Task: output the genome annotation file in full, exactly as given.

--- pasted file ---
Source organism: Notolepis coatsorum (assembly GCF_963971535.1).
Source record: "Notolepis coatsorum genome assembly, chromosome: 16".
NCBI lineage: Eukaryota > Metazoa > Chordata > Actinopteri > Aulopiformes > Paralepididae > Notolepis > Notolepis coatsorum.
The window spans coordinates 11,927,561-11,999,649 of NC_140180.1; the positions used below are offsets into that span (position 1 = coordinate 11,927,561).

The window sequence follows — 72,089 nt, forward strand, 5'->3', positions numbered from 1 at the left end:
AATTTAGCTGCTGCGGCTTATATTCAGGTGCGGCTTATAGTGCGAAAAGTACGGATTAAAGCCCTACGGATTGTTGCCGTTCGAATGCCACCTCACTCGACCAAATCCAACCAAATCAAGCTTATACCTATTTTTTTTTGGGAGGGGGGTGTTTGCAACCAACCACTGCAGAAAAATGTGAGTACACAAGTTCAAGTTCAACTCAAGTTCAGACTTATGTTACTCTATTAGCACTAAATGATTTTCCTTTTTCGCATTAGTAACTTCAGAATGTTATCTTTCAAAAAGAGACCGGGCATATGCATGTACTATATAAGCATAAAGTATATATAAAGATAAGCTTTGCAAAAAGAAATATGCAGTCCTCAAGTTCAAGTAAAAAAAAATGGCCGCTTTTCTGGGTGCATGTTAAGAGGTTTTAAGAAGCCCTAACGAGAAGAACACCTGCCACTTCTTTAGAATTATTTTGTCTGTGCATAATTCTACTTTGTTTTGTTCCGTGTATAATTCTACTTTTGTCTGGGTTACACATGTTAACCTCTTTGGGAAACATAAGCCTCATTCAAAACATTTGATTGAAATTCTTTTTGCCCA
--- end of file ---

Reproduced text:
Source organism: Notolepis coatsorum (assembly GCF_963971535.1).
Source record: "Notolepis coatsorum genome assembly, chromosome: 16".
NCBI lineage: Eukaryota > Metazoa > Chordata > Actinopteri > Aulopiformes > Paralepididae > Notolepis > Notolepis coatsorum.
The window spans coordinates 11,927,561-11,999,649 of NC_140180.1; the positions used below are offsets into that span (position 1 = coordinate 11,927,561).

The window sequence follows — 72,089 nt, forward strand, 5'->3', positions numbered from 1 at the left end:
AATTTAGCTGCTGCGGCTTATATTCAGGTGCGGCTTATAGTGCGAAAAGTACGGATTAAAGCCCTACGGATTGTTGCCGTTCGAATGCCACCTCACTCGACCAAATCCAACCAAATCAAGCTTATACCTATTTTTTTTTGGGAGGGGGGTGTTTGCAACCAACCACTGCAGAAAAATGTGAGTACACAAGTTCAAGTTCAACTCAAGTTCAGACTTATGTTACTCTATTAGCACTAAATGATTTTCCTTTTTCGCATTAGTAACTTCAGAATGTTATCTTTCAAAAAGAGACCGGGCATATGCATGTACTATATAAGCATAAAGTATATATAAAGATAAGCTTTGCAAAAAGAAATATGCAGTCCTCAAGTTCAAGTAAAAAAAAATGGCCGCTTTTCTGGGTGCATGTTAAGAGGTTTTAAGAAGCCCTAACGAGAAGAACACCTGCCACTTCTTTAGAATTATTTTGTCTGTGCATAATTCTACTTTGTTTTGTTCCGTGTATAATTCTACTTTTGTCTGGGTTACACATGTTAACCTCTTTGGGAAACATAAGCCTCATTCAAAACATTTGATTGAAATTCTTTTTGCCCA